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7 March 2014 Catalytic nanoparticles for carbon nanotube growth synthesized by through thin film femtosecond laser ablation
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The synthesis of metal nanoparticles by femtosecond laser vaporization of nm-thickness metal films is explored with the goal of comparing the salient features of femtosecond-based through thin film laser ablation (TTFA) to that of ns TTFA, and testing the feasibility of direct synthesis of clean nanoparticle alloys to explore the synthesis of carbon nanotubes by chemical vapor deposition. It is demonstrated that evaporated metal films are cleanly removed from quartz substrates using the technique, producing a highly forward-directed plume of nanoparticles (angle of divergence of ~2.5°) which were cleanly deposited onto different supports for analysis. TEM showed the nanoparticles were spherical with diameters that ranged from a few nm to hundreds of nm in a bimodal fashion. Unlike ns-TTFA, it was found that raising the pressure had no effect on the intensity of the smaller mode within the distribution, suggesting that nanoparticle formation by gas phase condensation was not at play under the present conditions. Close examination of size distributions from a 20 and 10nm Pt film revealed an 80nm downshift in the position of the large mode within the distribution, suggesting film thickness may provide a route to controlling the modal distribution of nanoparticles produced by this method. Lastly, particles sourced by a Fe/Mo bilayer film were found to be effective in growing single wall carbon nanotubes by atmospheric chemical vapor deposition, indicating sufficiently small and catalytically active particles were produced.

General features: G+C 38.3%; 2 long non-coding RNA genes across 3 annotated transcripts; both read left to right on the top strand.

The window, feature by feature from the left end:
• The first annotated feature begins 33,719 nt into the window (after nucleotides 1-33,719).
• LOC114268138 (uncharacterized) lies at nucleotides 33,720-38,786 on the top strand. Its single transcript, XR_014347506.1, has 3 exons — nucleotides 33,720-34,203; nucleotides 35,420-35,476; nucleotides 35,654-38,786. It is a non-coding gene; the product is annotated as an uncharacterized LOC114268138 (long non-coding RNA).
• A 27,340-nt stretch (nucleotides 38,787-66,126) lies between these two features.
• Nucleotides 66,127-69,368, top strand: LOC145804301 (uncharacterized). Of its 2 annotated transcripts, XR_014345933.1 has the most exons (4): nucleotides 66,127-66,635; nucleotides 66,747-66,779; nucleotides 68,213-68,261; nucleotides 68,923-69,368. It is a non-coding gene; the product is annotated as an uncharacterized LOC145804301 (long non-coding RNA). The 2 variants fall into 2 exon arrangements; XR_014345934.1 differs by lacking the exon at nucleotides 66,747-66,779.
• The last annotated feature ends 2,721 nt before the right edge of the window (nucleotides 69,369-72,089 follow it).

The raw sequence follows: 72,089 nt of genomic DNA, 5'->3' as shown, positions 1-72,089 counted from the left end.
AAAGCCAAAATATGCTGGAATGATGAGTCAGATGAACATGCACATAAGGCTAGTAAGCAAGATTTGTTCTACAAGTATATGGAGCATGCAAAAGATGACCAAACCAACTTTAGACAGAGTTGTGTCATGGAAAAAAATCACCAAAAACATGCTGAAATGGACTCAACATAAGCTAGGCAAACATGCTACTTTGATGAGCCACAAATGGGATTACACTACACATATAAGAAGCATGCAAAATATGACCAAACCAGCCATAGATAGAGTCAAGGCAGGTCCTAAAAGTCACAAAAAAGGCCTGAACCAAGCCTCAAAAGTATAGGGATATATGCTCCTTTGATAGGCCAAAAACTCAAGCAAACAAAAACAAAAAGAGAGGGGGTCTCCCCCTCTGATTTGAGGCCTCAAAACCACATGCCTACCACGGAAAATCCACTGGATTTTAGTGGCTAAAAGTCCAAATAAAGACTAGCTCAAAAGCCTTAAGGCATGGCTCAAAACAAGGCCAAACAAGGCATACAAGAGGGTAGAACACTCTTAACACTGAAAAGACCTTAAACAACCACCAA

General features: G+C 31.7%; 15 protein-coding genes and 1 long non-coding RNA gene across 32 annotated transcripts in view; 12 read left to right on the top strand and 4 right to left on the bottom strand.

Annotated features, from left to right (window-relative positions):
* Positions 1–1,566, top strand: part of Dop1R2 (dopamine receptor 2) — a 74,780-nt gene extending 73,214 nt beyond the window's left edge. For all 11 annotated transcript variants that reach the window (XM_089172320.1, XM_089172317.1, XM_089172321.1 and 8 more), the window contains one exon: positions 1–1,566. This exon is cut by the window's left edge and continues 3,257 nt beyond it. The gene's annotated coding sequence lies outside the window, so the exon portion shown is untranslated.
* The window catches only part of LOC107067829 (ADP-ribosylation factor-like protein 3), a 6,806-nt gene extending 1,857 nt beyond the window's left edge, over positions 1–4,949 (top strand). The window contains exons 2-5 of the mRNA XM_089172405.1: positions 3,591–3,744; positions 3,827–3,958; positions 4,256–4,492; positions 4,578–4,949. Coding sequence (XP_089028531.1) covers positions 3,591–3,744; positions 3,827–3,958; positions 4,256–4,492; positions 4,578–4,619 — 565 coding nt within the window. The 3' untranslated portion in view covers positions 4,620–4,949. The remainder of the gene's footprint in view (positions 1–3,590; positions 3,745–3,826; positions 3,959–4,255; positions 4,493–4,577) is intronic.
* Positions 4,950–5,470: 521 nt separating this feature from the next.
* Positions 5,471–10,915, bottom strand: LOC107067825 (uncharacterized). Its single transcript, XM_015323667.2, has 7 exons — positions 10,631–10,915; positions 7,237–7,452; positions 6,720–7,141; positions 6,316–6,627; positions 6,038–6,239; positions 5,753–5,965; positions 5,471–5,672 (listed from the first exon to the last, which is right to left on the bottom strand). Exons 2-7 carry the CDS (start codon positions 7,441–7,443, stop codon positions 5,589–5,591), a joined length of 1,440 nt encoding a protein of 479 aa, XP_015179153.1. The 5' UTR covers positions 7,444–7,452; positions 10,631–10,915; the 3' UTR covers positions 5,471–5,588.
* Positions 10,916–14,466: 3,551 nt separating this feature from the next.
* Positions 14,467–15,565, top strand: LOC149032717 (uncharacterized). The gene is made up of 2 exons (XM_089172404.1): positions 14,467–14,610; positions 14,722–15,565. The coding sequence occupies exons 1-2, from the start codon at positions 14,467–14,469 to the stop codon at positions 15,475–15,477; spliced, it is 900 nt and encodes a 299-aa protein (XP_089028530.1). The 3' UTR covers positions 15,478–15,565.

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C. M. Rouleau, M. Tian, A. A. Puretzky, M. Mahjouri-Samani, G. Duscher, and D. B. Geohegan "Catalytic nanoparticles for carbon nanotube growth synthesized by through thin film femtosecond laser ablation", Proc. SPIE 8969, Synthesis and Photonics of Nanoscale Materials XI, 896907 (7 March 2014);

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